I never would have found the right house were it not for the help of Marianne Caron of the French organization Les Amis de Mary Cassatt. The home is privately owned, and there are no plaques or commemorative signs to identify it. Caron and I drove over from the nearby village of Le Mesnil-Theribus on a narrow little country road surrounded by farmland. Caron confirmed that this would have been the very same road on which Cassatt and her father would have traveled in their horse-drawn carriage. The smell of moist soil rose from the newly tilled fields. It felt like we were a million miles from Paris and decades – if not centuries – back in time.
Caron told me that the current owners of Chateau Bachivillers are aware of the house’s history and have actually hosted a Mary Cassatt lecture in the home, which Caron participated in.
And then I asked her about the trench. I had read that Cassatt built a special outdoor glass-roofed studio at Chateau Bachivillers in order to complete the mural. She had workmen dig a giant 60×6 foot trench into the soil below. This way, Cassatt – who was almost 50 years old – wouldn’t have to climb on ladders to reach the upper portions of the mural. Instead, the workmen would lower the mural into the trench.
I wondered, would remnants of the trench remain all these years?
While I wasn’t able to enter the property and examine the yard for myself, Caron told me the story about the time she did exactly that. When she was there for the Mary Cassatt lecture, she walked out to the side yard (indicating to the left of the home) with another local expert, and they spotted some disruption in the soil. However, something about its location made them skeptical, it being more likely that the studio would have been located to the rear of the chateau where there was no evidence of a trench.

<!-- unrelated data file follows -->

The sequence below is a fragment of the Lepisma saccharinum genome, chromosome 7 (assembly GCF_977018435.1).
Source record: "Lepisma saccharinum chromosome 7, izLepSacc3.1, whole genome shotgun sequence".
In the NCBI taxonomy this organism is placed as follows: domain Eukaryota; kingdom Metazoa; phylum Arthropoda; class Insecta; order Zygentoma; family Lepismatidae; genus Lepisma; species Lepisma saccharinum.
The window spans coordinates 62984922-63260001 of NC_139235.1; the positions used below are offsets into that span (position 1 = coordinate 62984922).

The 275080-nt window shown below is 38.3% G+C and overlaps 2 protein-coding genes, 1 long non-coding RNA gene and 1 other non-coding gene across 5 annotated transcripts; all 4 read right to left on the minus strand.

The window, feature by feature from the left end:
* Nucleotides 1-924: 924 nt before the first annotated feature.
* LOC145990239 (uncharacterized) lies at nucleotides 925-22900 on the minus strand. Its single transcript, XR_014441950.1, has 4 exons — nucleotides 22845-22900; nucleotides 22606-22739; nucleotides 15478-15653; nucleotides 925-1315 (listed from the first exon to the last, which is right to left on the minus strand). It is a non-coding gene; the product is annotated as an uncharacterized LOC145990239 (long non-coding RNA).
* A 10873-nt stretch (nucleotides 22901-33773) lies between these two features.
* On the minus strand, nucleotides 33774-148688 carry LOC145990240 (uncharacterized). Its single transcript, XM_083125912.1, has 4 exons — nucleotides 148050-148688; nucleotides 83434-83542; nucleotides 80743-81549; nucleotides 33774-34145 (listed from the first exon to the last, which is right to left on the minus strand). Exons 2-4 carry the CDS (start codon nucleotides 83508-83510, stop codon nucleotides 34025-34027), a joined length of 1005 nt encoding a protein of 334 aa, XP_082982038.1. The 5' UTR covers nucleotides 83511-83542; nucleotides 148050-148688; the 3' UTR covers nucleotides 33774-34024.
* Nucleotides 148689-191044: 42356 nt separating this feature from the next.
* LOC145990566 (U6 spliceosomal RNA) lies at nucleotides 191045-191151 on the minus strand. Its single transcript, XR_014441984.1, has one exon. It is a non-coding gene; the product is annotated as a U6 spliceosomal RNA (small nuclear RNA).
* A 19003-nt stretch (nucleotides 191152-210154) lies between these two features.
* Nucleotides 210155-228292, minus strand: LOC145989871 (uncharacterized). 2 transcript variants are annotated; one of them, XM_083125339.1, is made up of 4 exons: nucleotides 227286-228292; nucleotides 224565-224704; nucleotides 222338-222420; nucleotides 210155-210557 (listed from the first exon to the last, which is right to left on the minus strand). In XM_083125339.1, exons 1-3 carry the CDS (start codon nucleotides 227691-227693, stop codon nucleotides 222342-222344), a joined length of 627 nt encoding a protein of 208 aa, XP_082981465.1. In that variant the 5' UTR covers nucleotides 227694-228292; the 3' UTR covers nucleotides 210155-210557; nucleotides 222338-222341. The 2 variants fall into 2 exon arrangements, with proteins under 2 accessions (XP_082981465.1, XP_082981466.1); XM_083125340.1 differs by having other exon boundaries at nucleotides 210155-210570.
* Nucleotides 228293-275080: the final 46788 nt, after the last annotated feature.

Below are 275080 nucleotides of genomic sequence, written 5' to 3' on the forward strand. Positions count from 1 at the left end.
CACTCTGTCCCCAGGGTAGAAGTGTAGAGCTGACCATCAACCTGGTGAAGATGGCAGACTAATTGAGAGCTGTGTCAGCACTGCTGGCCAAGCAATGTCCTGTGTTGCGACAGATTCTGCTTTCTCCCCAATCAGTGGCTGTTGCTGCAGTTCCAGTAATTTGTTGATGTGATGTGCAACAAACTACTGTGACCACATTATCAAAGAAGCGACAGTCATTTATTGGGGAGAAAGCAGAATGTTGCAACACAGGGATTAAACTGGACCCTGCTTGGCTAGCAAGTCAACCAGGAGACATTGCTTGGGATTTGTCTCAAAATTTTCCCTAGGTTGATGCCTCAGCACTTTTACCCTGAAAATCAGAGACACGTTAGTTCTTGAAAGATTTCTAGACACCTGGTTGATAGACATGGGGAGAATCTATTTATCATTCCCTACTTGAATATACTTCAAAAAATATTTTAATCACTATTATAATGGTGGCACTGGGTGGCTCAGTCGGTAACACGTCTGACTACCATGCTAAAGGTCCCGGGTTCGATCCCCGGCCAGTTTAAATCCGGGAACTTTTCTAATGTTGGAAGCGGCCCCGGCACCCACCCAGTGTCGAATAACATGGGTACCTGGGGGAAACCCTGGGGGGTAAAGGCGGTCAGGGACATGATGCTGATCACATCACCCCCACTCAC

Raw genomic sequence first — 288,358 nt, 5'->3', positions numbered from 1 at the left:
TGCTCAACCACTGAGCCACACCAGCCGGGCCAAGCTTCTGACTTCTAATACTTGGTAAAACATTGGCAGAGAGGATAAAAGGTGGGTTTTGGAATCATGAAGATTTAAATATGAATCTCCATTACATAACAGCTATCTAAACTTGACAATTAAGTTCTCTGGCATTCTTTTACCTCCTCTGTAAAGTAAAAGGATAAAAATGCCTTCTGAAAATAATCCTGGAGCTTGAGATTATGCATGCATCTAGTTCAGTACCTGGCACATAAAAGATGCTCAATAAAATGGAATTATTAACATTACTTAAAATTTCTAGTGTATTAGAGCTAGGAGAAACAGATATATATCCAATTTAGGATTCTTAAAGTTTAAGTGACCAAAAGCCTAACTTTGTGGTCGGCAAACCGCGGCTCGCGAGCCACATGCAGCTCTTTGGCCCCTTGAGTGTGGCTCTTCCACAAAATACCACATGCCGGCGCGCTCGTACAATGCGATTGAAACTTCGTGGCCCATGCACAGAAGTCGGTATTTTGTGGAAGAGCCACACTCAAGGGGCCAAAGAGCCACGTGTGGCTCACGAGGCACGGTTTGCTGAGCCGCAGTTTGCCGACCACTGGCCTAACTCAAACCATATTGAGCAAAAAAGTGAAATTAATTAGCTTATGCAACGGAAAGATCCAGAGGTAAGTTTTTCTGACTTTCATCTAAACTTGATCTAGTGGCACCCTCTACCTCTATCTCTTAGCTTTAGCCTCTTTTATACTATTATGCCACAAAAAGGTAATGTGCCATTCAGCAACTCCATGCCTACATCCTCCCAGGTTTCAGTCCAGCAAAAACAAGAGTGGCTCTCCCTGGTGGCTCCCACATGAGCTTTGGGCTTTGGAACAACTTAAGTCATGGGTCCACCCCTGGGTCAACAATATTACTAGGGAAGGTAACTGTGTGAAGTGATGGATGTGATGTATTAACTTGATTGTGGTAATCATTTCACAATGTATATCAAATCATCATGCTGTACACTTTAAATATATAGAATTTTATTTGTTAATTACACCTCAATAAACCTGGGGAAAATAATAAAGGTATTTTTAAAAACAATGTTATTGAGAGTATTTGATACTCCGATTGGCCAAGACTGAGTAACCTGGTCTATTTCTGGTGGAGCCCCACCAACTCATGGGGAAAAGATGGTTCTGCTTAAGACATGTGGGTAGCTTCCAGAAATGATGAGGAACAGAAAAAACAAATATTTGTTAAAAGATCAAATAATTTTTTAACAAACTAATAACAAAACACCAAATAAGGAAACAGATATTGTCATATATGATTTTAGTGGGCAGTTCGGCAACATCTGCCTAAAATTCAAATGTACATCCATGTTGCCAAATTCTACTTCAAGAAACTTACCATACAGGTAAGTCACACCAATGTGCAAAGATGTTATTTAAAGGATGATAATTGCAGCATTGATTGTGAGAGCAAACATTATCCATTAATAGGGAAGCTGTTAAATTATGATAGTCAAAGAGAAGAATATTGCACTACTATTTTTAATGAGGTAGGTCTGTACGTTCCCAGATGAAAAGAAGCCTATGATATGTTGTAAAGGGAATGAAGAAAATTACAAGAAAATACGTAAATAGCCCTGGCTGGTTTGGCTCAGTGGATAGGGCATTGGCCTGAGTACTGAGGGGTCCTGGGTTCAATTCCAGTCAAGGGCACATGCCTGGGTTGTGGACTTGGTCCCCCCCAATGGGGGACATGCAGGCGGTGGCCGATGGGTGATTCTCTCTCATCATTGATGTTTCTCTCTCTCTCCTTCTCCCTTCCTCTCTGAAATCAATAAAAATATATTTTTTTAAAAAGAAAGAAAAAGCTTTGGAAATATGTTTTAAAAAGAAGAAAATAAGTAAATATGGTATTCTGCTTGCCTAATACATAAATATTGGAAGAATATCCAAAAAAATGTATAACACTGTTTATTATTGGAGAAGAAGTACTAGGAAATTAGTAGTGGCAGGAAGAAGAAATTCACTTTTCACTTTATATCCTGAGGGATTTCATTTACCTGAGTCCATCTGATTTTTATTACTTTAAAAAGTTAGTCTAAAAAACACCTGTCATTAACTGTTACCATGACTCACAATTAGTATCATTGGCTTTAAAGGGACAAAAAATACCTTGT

As I stood outside Chateau Bachivillers, I tried to imagine Cassatt’s trusted friends and family arriving to witness Cassatt’s progress on the mural, including Chicago art dealer Sara Hallowell, Paris art dealer Paul Durand-Ruel, and possibly Cassatt’s friend and neighbor in L’Oise, Camille Pissaro. Cassatt longed for Degas’ advice, but never invited him out to see the mural for fear of his savage opinions.
In the end, Cassatt was paid $3,000 for the mural, which was the same amount that men were paid for their similar murals for the fair. It was enough to compensate Cassatt for her many expenses, including the cost of the models, the workmen, the studio and the trench. Cassatt was able to shake off the criticism of the unsophisticated American audience and continued to work quite happily on new paintings with some of the same models. Just as the Chicago World’s Fair closed, Cassatt’s first major Paris exhibition opened at Durand-Ruel’s gallery, featuring 100 of her paintings.
A talented and independent woman still hitting her stride at the age of 50. In 1894. I’m humbled and inspired. . . .
For further reading: Eve’s Daughter/Modern Woman: A Mural by Mary Cassatt by Sally Webster and Mary Cassatt: A Life by Nancy Matthews